In this article, we’ll explain how to connect your Shure SM7B Dynamic Microphone with your computer and make it sound great for your recording, podcast, or live stream. We’ll also touch on some of your options for audio interfaces and mixers you can pair with this microphone.

Quick Answer: Attach the microphone to a stand or boom arm and position the mic 2-3″ away from your mouth. Connect the Shure SM7B to an audio interface, then from the audio interface to your computer via XLR cables. Finally, choose your post processing and mixing settings. 

Shure SM7B Dynamic Microphone

Shure SM7B Microphone Set Up

Out of the box, the Shure SM7B comes with another windscreen, and that’s it. On its own, the microphone doesn’t stand up well and can’t connect to anything. So you’ll need a stand, some cables, and an audio interface. 

Mic Stand vs Boom Arm 

You can use a basic table stand if you’re on a low budget or just want to get started quickly, but they offer very little in the way of shock isolation. So you’ll pick up a lot of bumps and clicks through the table.

The Shure SM7B does have some sound isolation built into it, but for the best results, we recommend using a boom arm, such as the Rode PSA1+. It gives you the greatest flexibility and offers significantly more sound absorption.

Shure SM7B Microphone Positioning

Microphone placement is paramount in getting the best results out of your setup. The Shure SM7B needs to be within a couple inches. You can measure this distance with your fist. If the microphone is too close, the sound is boomy and poppy. Too far away, and your equipment may pick up background noise or you may hear hissing in the playback. Lastly, positioning the microphone down and pointed up at your mouth helps reduce breathing noise.

Using XLR Cables

Canare XLR Cable

Next, you’ll want some XLR cables to connect the microphone to your audio interface. All standard XLR cables will have a male and female jack on it. If you use a ten or twenty foot cable, it will provide a little extra flexibility and allow you to keep everything tidy.

We recommend the Canare L-4E6S Star-Quad XLR cable. They provide the highest quality of any star-quad studio cables we’ve used. Click the link to read our in-depth review.

Shure SM7B Windscreen

There are two windscreen options for the Shure SM7B. While the smaller primary windscreen looks better on camera, the thicker alternative windscreen gives better audio consistency.

Shure SM7B Switch Settings

The SM7B has a few switches on the back. You can experiment with these, but we leave them set to factory flat because it’s easier and more detailed to do the processing anywhere else in the chain than on the microphone itself.

Microphone Gain Setup 

The loudest a microphone can be in a digital environment is 0dB. We recommend setting the peak between -12 and -18dB so that if you laugh or cough suddenly, the microphone doesn’t distort.

Connecting the Shure SM7B

Shure SM7B > XLR cable > Audio Interface > Computer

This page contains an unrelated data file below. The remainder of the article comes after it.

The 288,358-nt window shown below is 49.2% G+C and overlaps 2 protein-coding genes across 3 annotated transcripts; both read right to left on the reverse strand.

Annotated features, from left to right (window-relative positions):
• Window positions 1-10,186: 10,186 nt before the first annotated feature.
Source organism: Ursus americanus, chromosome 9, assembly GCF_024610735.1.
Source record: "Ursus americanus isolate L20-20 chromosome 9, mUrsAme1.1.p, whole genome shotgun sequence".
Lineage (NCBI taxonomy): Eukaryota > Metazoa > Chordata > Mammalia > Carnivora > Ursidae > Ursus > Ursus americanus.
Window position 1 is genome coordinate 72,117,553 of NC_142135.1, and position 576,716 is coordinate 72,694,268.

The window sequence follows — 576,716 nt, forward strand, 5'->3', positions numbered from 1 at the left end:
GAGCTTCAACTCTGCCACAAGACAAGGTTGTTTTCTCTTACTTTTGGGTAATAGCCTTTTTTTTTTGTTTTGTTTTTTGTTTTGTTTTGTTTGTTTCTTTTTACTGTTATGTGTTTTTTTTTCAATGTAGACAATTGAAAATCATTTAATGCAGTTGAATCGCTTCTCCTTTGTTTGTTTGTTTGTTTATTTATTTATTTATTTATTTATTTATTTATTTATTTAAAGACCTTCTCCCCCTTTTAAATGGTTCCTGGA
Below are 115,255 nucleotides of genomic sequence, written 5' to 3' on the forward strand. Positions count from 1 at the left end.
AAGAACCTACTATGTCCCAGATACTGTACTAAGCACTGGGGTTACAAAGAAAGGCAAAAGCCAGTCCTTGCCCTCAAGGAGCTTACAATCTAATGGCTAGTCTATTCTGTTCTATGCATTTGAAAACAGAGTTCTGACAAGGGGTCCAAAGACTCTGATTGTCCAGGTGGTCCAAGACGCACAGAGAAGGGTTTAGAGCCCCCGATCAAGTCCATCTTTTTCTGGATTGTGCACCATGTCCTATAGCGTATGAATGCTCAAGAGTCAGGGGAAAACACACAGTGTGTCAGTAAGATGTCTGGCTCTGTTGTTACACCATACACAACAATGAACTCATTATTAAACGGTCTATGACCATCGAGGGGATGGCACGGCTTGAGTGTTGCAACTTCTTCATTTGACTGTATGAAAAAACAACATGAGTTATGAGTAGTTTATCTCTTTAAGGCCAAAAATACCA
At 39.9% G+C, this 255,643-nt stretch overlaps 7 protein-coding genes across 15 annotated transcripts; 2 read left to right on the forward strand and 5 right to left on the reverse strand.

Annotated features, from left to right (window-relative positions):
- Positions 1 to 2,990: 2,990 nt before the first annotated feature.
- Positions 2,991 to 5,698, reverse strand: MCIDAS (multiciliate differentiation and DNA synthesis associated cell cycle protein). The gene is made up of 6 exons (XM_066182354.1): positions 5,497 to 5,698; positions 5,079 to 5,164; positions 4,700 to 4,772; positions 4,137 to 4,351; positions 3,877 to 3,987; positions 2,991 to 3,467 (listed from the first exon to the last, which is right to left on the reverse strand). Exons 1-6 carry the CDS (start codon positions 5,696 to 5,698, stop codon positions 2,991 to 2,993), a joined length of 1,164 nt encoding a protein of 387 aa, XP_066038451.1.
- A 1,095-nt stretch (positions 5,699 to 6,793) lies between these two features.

Connecting the SM7B is easy. Simply plug an XLR cable into the back of the microphone, and then the other into the XLR jack on the back of the audio interface of your choice. The Shure SM7B is notoriously difficult to power, so you can’t just use an XLR cable to connect the microphone directly to your computer. A computer won’t provide enough power to the microphone, so you need an audio interface.

Audio Interfaces & Mixers for the Shure SM7B

It’s worth investing in a high quality next generation audio interface. The newer interfaces resolve the issue of needing a lot of outboard gear like the Cloudlifter CL-1, which means that the microphone will just simply work out of the box with newer equipment.

We also recommend using an interface with a physical mute button and the ability to power a high quality set of headphones. Here are a few different models to consider, all of which provide a powerful software suite to mix in music, live stream, or game audio with the input from the microphone.

  • Best for Streaming: Elgato Wave XLR – Small, intuitive, and benefits from the extensive Elgato family of software tools.
  • Best Overall Value: Focusrite Vocaster One – Great device for a one or two person podcast, with inputs and outputs on the back that allow all kinds of routing.
  • Best for Group Podcasting: Rode Procaster II – Capable of operating as a standalone streaming machine, recording to multiple computers, complex routing, sound effects, and tons of built-in processing. This is the heavyweight option.

Processing & Mixing 

Lastly, you’ll want to have a play with the post processing settings. Most people add some compression, which narrows the dynamic range of the microphone. There is a risk of over compressing, which can take the emotion out of what you’re saying.

Most audio interfaces offer tons of compression and equalization options, meaning that the Shure SM7B doesn’t need to sound all the same all the time. There’s a lot of work that you can do to change the sound of this microphone depending on how you’re mixing it with things on your livestream, podcast, or whatever you’re doing.

Shure SM7B Microphone Pricing: 

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Shure SM7B Microphone Topics:

  •  0:00 – Introduction 
  • 0:11 – Video Setup 
  • 0:30 – Pricing & Specs 
  • 0:45 – Shure SM7B 
  • 1:02 – Mic Stand & Boom Arm 
  • 2:40 – Audio Interfaces & Mixers 
  • 4:23 – Streaming: Elgato Wave XLR & Shure SM7B 
  • 4:55 – Best Value: Focusrite Vocaster One & Shure SM7B 
  • 5:21 – Group Podcast: Rode Procaster II & Shure SM7B 
  • 5:55 – Setup Shure SM7B 
  • 6:05 – Microphone Placement 
  • 7:45 – XLR Cable 
  • 10:23 – Gain Setup 
  • 8:55 – Foam Windscreen 
  • 9:49 – Shure SM7B Switches 
  • 10:23 – Post Processing & Mixing 
  • 14:02 – Final Thoughts